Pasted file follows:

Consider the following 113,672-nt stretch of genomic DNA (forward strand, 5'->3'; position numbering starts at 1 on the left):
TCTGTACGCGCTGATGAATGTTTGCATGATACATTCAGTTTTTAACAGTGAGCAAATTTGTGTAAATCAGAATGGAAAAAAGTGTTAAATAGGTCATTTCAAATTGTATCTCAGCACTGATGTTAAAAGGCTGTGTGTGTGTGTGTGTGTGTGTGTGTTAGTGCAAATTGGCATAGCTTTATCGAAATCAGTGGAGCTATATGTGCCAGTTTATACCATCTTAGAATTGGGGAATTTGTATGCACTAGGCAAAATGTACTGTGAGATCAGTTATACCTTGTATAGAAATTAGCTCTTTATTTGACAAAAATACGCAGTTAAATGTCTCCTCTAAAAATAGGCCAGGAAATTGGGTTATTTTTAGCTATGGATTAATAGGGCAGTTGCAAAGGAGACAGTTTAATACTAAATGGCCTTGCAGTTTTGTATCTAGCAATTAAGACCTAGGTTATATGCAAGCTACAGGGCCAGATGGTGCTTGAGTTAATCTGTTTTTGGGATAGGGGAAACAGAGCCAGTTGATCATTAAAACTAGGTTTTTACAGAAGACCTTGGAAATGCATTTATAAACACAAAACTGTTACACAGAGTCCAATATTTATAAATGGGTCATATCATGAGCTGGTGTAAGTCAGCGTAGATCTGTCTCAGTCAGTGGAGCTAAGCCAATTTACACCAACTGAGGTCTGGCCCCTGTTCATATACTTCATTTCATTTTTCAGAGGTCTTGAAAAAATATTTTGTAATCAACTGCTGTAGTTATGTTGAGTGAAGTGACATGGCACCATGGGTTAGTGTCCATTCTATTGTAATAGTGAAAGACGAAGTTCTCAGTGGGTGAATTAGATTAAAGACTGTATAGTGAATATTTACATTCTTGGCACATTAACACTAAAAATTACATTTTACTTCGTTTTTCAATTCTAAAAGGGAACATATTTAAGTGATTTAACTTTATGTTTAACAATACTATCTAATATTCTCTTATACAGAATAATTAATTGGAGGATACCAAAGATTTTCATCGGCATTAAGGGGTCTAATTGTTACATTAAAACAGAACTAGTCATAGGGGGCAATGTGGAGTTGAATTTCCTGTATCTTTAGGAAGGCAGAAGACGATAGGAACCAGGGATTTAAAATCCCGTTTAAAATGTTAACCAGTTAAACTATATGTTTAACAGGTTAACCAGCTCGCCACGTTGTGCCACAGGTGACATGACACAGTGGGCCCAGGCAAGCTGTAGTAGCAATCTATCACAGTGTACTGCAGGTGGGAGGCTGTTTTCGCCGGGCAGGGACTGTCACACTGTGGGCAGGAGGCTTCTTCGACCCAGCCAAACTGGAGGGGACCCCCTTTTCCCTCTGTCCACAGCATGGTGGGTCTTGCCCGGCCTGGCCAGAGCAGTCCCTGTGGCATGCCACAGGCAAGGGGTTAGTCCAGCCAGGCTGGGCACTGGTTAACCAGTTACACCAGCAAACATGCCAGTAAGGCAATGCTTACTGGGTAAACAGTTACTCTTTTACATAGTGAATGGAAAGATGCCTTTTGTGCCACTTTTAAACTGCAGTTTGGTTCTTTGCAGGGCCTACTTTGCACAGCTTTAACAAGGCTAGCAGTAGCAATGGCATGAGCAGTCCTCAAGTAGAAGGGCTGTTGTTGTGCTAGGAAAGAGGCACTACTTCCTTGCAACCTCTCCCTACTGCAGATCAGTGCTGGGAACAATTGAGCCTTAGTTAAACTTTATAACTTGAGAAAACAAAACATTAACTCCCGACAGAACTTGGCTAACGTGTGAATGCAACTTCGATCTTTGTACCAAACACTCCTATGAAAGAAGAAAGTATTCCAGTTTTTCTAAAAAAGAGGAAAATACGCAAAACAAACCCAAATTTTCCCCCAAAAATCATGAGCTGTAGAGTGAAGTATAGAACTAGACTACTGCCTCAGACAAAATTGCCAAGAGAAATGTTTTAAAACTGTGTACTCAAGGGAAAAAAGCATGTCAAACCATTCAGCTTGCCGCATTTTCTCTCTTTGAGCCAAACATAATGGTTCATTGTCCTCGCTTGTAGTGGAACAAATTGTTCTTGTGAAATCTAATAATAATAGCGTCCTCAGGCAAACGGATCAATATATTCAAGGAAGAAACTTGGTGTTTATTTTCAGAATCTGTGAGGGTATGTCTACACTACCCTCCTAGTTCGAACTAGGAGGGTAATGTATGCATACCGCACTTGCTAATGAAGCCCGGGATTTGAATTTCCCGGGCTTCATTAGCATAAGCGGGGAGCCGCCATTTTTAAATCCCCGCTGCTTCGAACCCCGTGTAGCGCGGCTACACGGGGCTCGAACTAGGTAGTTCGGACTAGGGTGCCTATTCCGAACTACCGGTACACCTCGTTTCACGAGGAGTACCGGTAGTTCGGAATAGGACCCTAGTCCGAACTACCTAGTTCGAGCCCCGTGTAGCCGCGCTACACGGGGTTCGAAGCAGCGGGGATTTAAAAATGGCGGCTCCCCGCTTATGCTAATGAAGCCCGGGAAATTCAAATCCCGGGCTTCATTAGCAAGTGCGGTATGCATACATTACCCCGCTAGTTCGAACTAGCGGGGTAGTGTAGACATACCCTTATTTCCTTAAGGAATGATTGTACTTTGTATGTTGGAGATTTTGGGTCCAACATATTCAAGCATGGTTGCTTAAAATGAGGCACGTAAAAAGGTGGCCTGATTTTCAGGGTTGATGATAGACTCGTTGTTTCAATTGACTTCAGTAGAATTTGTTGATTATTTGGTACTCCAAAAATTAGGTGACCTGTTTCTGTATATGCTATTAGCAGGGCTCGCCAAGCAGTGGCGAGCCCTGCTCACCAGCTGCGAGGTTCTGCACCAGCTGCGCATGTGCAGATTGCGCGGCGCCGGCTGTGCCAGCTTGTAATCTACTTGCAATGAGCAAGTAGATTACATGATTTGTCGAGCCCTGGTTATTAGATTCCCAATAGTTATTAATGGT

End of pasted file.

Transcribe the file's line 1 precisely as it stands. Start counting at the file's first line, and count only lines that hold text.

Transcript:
Consider the following 113,672-nt stretch of genomic DNA (forward strand, 5'->3'; position numbering starts at 1 on the left):